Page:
27.03.2018 Author: Salman Rafi Sheikh

What Does Pompeo’s Rise Mean for the Middle East?

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Replacement of Rex Tillerson with Mike Pompeo in the US government doesn’t simply mean a simple replacement of one secretary of state with another; it illustrates, in significant ways, a subtle yet certain change in the US policy with regard to the geopolitics of the Middle East, where the US is not just having to face a crisis of ‘terrorism’, but the emergence of a new coalition of states (Russia, Syria, Turkey and Iran) which does has the capacity to drive the US out of the region. To a considerable extent, we have already seen how this coalition, although it had to—and continues to—negotiate a number of policy and tactical differences, has already done that. But bringing the US back in the Syrian game isn’t the only objective Pompeo might be working on as the new secretary; there is a lot that will happen, including in Syria, Iran and the larger geopolitics of the region.

If the past is any guide to the future, Pompeo is one who had voted against the Iran nuke deal back in 2015, calling it “an unconscionable arrangement that increases the risk to Kansans and all Americans. The Iranian regime is intent on the destruction of our country. Why the President does not understand is unfathomable.”

Now, the US president Trump has promised to walk out of the Iran deal by May if European allies fail to “fix” it. Therefore, while Tillerson believed that the US must not scrap the deal, Pompeo would least hesitate to support the president in withdrawing from the deal and leaving it for the rest to manage it and allowing the United States a major lee-way to keep poking. In fact, just after Trump had won election, Pompeo tweeted that he looked forward to “rolling back” the nuclear deal, which he called “disastrous”, thus forecasting that the very first casualty of his appointment might possibly be the hard-earned Iran deal

Therefore, were the US to withdraw from the deal, it might allow the hardliners in Iran to stage a comeback to power and push for nuclearization—something that might also give the Saudis an excuse to advance their own nuclear programme. It might also excite the Israelis into launching a direct air strike on Iranian nuclear facilities and thus open the gates for a much bigger and a lot more devastating war in the Middle East than we have so far seen.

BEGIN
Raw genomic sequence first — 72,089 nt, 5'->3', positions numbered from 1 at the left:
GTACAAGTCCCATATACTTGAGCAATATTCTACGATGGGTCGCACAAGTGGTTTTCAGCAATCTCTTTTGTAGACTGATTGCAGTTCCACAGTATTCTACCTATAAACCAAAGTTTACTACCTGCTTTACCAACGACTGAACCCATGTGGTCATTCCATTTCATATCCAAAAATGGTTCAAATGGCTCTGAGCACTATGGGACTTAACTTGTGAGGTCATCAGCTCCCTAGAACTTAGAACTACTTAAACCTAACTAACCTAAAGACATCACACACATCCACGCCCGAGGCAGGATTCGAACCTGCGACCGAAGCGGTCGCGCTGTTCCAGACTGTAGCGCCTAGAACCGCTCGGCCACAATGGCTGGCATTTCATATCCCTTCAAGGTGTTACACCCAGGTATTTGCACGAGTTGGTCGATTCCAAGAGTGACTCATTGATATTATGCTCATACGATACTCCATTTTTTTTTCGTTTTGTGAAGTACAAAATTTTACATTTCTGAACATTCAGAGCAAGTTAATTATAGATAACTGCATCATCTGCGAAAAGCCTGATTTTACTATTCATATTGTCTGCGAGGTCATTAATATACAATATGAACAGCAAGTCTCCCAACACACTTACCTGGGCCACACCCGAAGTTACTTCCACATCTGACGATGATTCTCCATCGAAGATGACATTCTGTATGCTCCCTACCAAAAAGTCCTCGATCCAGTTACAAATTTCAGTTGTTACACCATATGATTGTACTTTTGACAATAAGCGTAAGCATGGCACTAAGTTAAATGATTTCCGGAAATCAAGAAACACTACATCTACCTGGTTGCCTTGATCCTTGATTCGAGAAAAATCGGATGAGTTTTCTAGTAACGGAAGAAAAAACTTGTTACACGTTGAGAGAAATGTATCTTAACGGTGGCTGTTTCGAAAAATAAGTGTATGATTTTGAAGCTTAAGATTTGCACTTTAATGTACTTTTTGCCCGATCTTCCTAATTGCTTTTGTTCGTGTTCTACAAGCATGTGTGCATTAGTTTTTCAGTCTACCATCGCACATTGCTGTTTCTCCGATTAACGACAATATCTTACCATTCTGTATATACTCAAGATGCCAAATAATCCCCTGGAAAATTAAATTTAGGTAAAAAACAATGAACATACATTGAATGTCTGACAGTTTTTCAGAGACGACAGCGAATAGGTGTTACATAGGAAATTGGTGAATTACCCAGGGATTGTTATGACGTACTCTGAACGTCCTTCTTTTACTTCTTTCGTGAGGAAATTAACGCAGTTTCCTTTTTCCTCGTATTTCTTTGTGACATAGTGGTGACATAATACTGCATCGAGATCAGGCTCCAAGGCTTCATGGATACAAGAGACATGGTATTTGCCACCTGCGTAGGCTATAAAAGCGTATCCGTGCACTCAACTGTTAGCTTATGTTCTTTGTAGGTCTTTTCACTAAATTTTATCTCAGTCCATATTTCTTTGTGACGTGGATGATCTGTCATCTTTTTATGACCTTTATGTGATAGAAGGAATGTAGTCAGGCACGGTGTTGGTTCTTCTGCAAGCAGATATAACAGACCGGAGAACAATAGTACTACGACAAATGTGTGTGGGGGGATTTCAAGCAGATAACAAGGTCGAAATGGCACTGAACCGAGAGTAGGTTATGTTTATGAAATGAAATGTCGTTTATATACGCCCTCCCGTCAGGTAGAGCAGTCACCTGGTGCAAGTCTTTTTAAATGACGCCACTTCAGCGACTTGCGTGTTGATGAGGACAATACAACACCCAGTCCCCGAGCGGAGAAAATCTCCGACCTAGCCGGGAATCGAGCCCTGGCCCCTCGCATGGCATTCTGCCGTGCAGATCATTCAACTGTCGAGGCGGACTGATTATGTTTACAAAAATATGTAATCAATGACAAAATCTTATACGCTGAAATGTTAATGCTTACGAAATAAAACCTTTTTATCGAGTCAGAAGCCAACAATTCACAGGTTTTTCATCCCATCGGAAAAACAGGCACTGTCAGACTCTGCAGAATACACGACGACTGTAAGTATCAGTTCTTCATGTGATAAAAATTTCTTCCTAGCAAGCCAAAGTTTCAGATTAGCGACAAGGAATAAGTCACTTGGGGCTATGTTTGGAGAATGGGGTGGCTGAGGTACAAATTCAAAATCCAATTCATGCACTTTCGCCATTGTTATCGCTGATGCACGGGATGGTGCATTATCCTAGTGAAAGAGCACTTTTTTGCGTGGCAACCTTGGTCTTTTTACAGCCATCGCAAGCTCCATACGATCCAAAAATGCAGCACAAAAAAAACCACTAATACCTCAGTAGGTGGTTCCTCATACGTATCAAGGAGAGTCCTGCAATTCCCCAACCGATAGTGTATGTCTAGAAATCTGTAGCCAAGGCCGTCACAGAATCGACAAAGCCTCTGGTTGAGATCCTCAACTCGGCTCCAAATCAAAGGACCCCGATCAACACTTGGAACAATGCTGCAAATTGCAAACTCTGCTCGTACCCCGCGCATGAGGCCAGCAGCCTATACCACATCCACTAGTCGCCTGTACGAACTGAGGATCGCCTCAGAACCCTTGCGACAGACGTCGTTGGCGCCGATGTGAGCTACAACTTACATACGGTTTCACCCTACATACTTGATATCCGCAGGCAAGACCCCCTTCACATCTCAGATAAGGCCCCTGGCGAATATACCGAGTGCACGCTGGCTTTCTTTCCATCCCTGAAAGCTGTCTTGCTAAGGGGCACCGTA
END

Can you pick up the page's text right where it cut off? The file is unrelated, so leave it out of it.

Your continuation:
There is hardly any doubt that one of the cardinal objectives now of the US policy in Syria is to drive the Iranians out of the country as a means to roll back the influence Iran has gained through its success in not only battling out the Islamic State but also in defeating the US war of ‘regime change’ on Syria. Pompeo appears to be the right choice for the US president to deliver yet another of his election campaign promises and thus make America ‘great again.’

But rolling Iran back out of Syria requires, first and foremost, a change of regime in Syria. Pompeo, as can be expected, does want this to happen—and his firmest statement on Syria came in an interview at the Aspen Institute back in January 2017, when he said, “It is difficult to imagine a stable Syria that still has Assad in power.” He added that it is “unlikely” that American interests will be “well served” if the Syrian president remains in power.

That explains why we shall see a surge in the US’ direct and indirect military activity in Syria, where not only is Assad strong and regaining control on the lost territory, but where Turkey, too, has started to cause the US a lot of damage by hitting the US backed militias, demanding, what Pompeo would call, a stronger response than has been the case.

Therefore, what comes after Tillerson’s departure is not only a heightened crisis and danger of direct confrontation, but also new wars as well. And, it isn’t just Pompeo who would help the Trump administration do that. There are others coming as well.

The US president is surrounding himself with people, who are known hawks, and who, the President of the US seems to think, would help him ‘make American great again.’ The next on the list of replacements is possibly the current National Security Adviser, H.R. McMaster. According to the Western media’s own reports, the former UN Ambassador John Bolton, who is an established hawk on foreign policy and still thinks that Iraq war was a good idea, has been visiting the White House as of lately, giving his “job interview.” And, according to the Republicans, “he is an increasingly likely candidate to replace McMaster, whose long-winded lectures Trump has grumbled about.”

Bolton’s known anti-Russia, anti-Iran and anti-Syrian views make him the worst option for this position in the Trump administration. To him, meeting with Russian leadership is nothing short of watching a person lie in your face.

Therefore, possible induction of John Bolton, following the (yet to be ratified) induction of Mike Pompeo in the White House does mean that the US policy is shifting to a confrontation mode vis-à-vis its chief rivals in the Middle East. What the Russians, the Iranians, the Syrians and even the Turks should, therefore, expect is not a simple negotiated way out of the war in Syria; it is just the exact opposite of it that is most likely to happen.

With the US making these changes, it seems that they are not averse to turning the already highly precarious situation to the worst possible scenario.

Salman Rafi Sheikh, research-analyst of International Relations and Pakistan’s foreign and domestic affairs, exclusively for the online magazine “New Eastern Outlook”.


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